My goal to read 366 feature stories in 366 days is proceeding on schedule, but given the percentage of those stories that have just kicked me in the stomach, it’s been a more arduous journey than I’d imagined when we began in January. But part of the reason for this adventure was to see what impact consuming so much in-depth journalism would have on my outlook, and I must say, it’s been exhausting and, at the same time, inspiring. Hope it’s been the same for those of you reading along with me.
On to this month’s picks. Best reads get a ⭐.
154.) How Pandemics End by Gina Kolata in The New York Times
155.) How the fake Beatles conned South America by Ed Prideaux for the BBC
156.) History Will Judge the Complicit by Anne Applebaum in The Atlantic
This piece is not for the faint of heart. It’s long, and it’s deep, but it offers some genuine historical perspective on why so few Republicans are willing to step out from behind Trump’s coat tails to speak truth to power — and why a few of them do. It’s fascinating.
157.) Cops Are Always the Main Characters by Kathryn VanArendonk in Vulture
⭐158.) A stubborn stain, a selfless act, a wrenching discovery: cleaning up after Chris Beaty’s death in Indianapolis by Mary Claire Molloy in The Indianapolis Star
The woman who wrote this is a freshman in college. A freshman. My god. I might as well quit the profession because if an 18-year-old is already this much better than me… well, what hope do I have? But seriously, this is an absolute tour-de-force of journalism. If I were teaching a course in feature writing, I’d pass out this story and just tell the students, “do this.” (Note: I wouldn’t be a very good teacher.)
159.) What’s a journalist supposed to be now — an activist? A stenographer? You’re asking the wrong question.by Margaret Sullivan in The Washington Post
160.) Inside the Revolts Erupting in America’s Big Newsrooms by Ben Smith in The New York Times
The inherent question in the two stories above are the same: How do journalists balance their personal beliefs with their role as objective observers. I think a big part has to start with this: Objectivity is not about giving equal footing to all arguments, many of which are made in bad faith or not supported by evidence. It is our job to discern reality from narrative and present the most accurate version to our audience. Too much of our industry, on shaky ground as it is, has been bullied into “both sides-ing” everything, when in fact, one side is just eager to muddy the waters. On the flip side, it’s essential that un-muddying those waters is done with facts and reporting, not our own personal ethos. In fact, good reporting answers a lot of the problems we’re facing.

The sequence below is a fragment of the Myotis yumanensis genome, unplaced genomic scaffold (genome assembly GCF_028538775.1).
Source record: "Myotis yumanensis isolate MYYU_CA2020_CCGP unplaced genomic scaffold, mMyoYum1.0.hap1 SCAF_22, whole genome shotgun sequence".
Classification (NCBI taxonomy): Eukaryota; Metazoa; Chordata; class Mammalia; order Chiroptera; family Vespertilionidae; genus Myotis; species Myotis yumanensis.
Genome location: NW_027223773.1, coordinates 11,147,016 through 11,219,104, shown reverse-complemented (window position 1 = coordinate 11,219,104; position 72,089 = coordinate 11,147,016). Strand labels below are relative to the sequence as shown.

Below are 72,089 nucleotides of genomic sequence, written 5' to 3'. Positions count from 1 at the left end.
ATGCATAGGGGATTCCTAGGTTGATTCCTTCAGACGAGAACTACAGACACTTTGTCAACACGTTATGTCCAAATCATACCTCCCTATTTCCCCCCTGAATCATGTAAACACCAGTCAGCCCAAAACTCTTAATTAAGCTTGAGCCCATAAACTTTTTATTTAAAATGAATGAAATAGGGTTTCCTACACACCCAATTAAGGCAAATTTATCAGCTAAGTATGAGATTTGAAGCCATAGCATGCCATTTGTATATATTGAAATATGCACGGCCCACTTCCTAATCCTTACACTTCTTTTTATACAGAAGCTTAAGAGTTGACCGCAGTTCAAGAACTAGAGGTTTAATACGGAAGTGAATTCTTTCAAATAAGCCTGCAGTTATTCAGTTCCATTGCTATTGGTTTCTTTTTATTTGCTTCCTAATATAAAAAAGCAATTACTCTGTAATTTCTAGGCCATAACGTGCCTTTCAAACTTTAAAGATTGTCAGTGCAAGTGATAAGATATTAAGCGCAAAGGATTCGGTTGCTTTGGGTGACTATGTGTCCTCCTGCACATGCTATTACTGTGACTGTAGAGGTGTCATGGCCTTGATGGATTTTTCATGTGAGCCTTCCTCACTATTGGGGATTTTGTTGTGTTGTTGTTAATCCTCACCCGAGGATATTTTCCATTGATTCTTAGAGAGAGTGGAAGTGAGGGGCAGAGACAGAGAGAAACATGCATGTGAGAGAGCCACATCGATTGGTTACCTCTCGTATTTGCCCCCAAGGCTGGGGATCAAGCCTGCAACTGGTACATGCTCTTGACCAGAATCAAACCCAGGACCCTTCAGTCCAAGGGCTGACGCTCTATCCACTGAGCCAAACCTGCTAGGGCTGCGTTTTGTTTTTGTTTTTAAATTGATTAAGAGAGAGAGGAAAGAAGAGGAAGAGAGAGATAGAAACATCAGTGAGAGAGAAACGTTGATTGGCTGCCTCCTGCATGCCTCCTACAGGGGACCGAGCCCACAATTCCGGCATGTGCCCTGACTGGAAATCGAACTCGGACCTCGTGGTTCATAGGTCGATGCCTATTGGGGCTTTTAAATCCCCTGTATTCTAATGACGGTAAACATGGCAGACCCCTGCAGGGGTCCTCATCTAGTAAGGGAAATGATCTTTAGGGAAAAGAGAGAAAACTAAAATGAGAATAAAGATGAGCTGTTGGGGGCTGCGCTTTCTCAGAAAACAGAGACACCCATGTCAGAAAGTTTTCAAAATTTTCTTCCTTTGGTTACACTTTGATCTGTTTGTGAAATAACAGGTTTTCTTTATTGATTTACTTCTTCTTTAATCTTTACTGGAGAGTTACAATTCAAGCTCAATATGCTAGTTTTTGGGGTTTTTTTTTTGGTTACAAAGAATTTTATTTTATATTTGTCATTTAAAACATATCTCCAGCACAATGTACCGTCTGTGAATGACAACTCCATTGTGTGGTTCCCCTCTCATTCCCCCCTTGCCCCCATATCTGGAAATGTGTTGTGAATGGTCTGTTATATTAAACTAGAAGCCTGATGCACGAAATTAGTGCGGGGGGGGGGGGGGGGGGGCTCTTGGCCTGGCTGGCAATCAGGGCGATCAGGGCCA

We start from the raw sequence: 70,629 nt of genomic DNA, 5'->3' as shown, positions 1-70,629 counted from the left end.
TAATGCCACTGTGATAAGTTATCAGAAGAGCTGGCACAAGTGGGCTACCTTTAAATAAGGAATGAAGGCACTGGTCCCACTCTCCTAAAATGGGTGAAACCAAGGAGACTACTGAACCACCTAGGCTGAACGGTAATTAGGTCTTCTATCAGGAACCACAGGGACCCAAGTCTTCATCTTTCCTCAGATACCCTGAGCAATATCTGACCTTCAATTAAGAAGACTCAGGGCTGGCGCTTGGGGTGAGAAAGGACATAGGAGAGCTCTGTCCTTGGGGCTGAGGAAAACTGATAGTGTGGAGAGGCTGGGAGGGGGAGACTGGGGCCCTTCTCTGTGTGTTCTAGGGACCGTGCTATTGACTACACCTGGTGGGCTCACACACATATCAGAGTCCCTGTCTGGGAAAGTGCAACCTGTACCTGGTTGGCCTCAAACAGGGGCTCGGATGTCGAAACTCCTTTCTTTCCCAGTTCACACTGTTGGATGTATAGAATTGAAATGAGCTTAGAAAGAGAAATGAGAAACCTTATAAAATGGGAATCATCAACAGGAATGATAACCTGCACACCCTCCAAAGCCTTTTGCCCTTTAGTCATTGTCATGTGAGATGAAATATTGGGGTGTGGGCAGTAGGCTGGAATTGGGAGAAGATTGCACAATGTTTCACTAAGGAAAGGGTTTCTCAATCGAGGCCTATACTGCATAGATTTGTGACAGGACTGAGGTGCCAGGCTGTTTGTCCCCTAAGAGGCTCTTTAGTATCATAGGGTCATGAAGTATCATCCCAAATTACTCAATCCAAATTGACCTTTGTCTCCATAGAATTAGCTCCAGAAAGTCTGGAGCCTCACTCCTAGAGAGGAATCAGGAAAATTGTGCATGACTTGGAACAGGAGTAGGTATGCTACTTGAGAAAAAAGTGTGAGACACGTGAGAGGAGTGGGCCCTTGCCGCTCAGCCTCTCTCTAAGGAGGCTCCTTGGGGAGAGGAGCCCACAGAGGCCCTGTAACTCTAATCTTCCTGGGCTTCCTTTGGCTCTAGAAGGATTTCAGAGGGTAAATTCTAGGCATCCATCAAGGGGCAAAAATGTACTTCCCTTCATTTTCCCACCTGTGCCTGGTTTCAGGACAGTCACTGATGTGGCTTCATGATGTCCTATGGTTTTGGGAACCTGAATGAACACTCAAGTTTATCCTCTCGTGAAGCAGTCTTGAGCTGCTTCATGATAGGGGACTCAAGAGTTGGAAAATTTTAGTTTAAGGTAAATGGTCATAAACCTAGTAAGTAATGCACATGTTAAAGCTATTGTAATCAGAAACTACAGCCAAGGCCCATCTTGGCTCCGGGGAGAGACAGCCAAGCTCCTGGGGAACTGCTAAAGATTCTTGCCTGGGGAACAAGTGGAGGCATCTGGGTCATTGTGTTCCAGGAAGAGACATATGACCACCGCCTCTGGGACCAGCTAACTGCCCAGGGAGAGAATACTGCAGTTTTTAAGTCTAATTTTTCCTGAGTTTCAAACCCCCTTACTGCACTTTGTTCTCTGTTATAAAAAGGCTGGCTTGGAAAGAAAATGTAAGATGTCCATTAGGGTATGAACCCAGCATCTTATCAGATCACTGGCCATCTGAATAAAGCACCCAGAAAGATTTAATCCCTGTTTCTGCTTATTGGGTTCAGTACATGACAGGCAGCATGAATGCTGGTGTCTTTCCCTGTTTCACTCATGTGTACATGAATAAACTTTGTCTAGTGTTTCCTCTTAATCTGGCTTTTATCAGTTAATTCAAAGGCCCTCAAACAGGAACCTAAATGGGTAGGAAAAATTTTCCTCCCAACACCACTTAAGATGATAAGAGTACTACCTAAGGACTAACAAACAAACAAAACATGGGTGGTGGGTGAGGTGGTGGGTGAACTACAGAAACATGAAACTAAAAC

161.) The decade-old quest for a hidden treasure chest is over. The millionaire who hid it says it was just found. by Sydney Page in The Washington Post
There’s not much to unpack here but I saved it to read because I’d previously read this piece from 2018 that’s a terrific narrative tail of a man who disappeared while hunting for Forrest Fenn’s treasure.
162.) Inside Nextdoor’s ‘Karen’ problem by Makena Kelly for The Verge
163.) How apples go bad by Helen Rosner in The New Yorker
Taking the comparison to bad police literally, you can find how effective the analogy really is.
The closer an apple is to rot, the more rot it spreads—one spoiling apple, in a crisper drawer or a fruit bowl, or a storage barrel or a cross-country shipping container, or even still hanging on the bough, speeds the rot of every apple it touches, and even of ones it doesn’t touch. The whole bunch quickly begins to exemplify what the artist Claes Oldenburg called “the brown sad art of rotting apples”: a swamp of ferment, infecting the air with the hideous sweetness of decay.
164.) Lost and Found: The Dog Who Was Not There, And Also Was Not A Dogby Holly Anderson for Banner Society
Part of me wishes Holly Anderson wrote everything. She’s so great.
⭐165.) The Confederate flag is finally gone at NASCAR races, and I won’t miss it for a second by Ryan McGee for ESPN
We talk a lot about this with comedians, the idea of brutal self-assessment and honestly leading to something profound. That’s what my pal Ryan gives us here. Good lord it is a powerful column, an absolute home run.
166.) It’s time to rename Kinnick Stadium by Cole Grooms for The Gazette
167.) Murder in Old Barns by Lindsay Jones for The Walrus
168.) Change the world? Two students start with their neighborhood and find it’s not so neighborly. by Petula Dvorak in The Washington Post
169.) How Exactly Do You Catch Covid-19? There Is a Growing Consensus by Daniela Hernandez, Sarah Toy and Betsy McKay in The Wall Street Journal